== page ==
The moment of truth was when Donald Fagen strode onto stage. It was more of a cautious shuffle than a swaggering stride, but it was “him.” Sunglasses and all—and it was a hip-looking cautious shuffle. And it was on!
Steely Dan was and is the smartest smoothest jazz rock pop band of my generation. At first sight Donald Fagen could have been confused for theowner of beachfront condo rental properties in South Florida about to address an audience. And we in the audience could have been confused for an AARP gathering to discuss time-share investment opportunities. We in the audience weren’t dressed to impress each other. But dressed with an understated hipness that included a tacit agreement that “I’ll pretend you look as hip, if you pretend I look hip.” But none of us were there primarily for a social event. We were there for the music.
And the music began. Instantly Donald Fagen seemed to morph from middling condo realtor into a bleached out Caucasian version of Ray Charles. And with whom, like Ray Charles, it is clear from the first note that the audience is in the presence of a musical maestro —who can do things musically (almost as an afterthought) that others would never even imagine attempting.
The concert opened with a middling performance of Green Earing but was followed with the epic Aja—which set the tone for the rest of the evening. The young drummer wasn’t Steve Gadd….but had moments that were Gadd-esque and by the close of Aja the audience had tapped into their inner Steely Dan.
Walter Becker reminisced with the audience during Hey Nineteen about a night involving Cuervo Gold and made us all feel like we had attended the same high school as he reminded us, “You all remember what it is was like. You know what it’s like now. And that is that and will always be that way.” We were peers more than fans.
Donald Fagen introduced “King of the World” from the album Coundown to Ecstasy saying it is a “new song for the band” that they hadn’t played since the 70’s and was “from a different life.” Adding to the audience, “You all can relate to that, right?” Although King of the World started clumsily The Dan found their bearings and finished elegantly. It was an inspired and inspirational moment. In addition to reveling in the music the audience was reminded that sometimes we, too, are still capably of conjuring up our creative energies and elegantly reprising something we did in the 70’s –and doing it almost as well as we did back then.
The audience began to bond with each other as we remembered that one of the things we liked about being Dan fans is that it made us feel a little superior to everyone else. Steely Dan is known for their smarty pants lyrics that take the listener to places other bands have never heard of (or if they have heard of it, wouldn’t know that it’s a chic place to go). We secretly suspect that our Dan audiences have a higher percentage of MENSA members than most other concerts. A few in the audience stood and tried dancing the entire concert, which also reminded us that Steely Dan fans weren’t always the coolest kids in high school—just the ones with the best taste in music. It’s hard to dance to Steely Dan anyway. They were always more about the music than the concert experience. In fact, for yeas they refused to even play concerts preferring instead to create flawless sounds from the studio with some of the best back-up musicians in the industry.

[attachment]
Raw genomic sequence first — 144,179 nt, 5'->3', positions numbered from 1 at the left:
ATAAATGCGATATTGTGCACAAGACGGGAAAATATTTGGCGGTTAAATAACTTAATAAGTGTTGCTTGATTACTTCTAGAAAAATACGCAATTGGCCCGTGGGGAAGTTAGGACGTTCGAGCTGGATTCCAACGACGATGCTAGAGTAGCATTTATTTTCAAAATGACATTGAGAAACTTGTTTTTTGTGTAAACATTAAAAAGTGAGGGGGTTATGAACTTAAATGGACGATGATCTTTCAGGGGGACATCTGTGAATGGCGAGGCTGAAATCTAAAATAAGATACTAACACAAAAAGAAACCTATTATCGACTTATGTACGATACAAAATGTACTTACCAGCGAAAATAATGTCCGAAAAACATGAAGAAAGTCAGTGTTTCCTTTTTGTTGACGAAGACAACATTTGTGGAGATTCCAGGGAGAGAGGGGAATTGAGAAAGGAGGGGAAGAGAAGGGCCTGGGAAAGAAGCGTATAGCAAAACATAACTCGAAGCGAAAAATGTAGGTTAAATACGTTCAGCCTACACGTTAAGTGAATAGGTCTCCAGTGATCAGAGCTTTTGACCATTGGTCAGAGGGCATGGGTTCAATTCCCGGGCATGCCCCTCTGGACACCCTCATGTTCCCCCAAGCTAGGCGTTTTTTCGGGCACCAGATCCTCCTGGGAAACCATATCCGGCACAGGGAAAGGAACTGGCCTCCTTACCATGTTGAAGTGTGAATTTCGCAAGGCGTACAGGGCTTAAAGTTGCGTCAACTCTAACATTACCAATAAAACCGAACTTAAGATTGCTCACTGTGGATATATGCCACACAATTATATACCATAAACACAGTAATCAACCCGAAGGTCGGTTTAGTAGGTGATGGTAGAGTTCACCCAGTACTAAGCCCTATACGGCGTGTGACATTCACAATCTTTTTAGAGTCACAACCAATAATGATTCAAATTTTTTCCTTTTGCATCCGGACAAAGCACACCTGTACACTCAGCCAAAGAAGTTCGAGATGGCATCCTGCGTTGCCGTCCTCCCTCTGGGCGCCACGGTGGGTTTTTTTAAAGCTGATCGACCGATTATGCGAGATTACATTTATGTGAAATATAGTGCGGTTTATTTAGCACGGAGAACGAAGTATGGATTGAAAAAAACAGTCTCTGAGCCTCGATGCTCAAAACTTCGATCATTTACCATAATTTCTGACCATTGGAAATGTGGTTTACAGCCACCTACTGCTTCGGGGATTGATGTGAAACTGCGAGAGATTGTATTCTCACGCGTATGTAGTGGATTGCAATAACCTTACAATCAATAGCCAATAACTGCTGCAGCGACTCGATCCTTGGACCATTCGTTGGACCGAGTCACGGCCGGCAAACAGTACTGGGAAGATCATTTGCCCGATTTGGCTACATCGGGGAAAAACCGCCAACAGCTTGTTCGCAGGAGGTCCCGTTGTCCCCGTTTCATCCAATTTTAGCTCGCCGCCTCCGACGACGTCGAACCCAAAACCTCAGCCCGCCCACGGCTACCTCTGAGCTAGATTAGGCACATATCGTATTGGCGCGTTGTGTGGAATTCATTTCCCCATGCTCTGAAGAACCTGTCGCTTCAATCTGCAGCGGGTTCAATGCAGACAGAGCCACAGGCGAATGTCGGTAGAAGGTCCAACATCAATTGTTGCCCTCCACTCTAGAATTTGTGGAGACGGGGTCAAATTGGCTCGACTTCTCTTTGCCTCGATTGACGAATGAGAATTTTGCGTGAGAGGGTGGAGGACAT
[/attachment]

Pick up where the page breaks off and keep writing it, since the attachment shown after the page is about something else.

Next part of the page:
The highlight of the night was Bodhisattva about midway through the concert. They brought down the house with a riveting rendition of the band’s most rockin’ song. Which is fitting. A Bodhisattva, after all, is an Eastern religion enlightened being who compassionately refrains from entering Nirvana in order to save others. I think Steely Dan serves that role musically in their own Western way. And we are the beneficiaries.
As the band played on our reaction as an audience reminded me less of a typical frenzied and interactive rock concert audience and more like an audience that simultaneously followed Timothy Leary’s admonition to “Turn on, tune in, drop out.” That’s what Dan fans tend to do. When they turn on their music anyway. We behave well in concerts. Many in the audience may have had a cool buzz but no one passed out. Although nearing the end of the concert a handful of us had nodded off since it was well past our bedtime. More of a personal intermission power nap than falling asleep. We wanted to be alert for the encore.
And we weren’t disappointed when they chose to cue up Kid Charlemagne for the finale. At least that was the last song I heard. We left a little early to beat the crowd. Sure, we Dan fans love our music but we are also practical and a little self-absorbed, too, and hate being stuck in traffic.
As the Palace doors opened into the streets we talked freely to one another like we were in the same high school but just hadn’t spoken before. We all seemed to leave a little happier than we arrived. And feeling a little better about ourselves and the world we live in—and the world we lived in when we first discovered our band.
Earlier in the evening Walter Becker spoke to us not as a faceless audience but as casual peers as if we were at the house of a mutual friend and we were all just standing around downstairs listening to him and his friend Donald Fagen play the party. He reminded us that back in the day we were good. And hadn’t changed all that much. We liked hearing that and even applauded. But more importantly, as we walked back into our individual worlds after this brief escape, the performance had put us back in touch with a part of our best selves. The music helped us remember our better selves—perhaps even remembering ourselves better than we really were.
And we felt for the first time in a long time like maybe we really were that good after all— and, like Steely Dan, could still be again.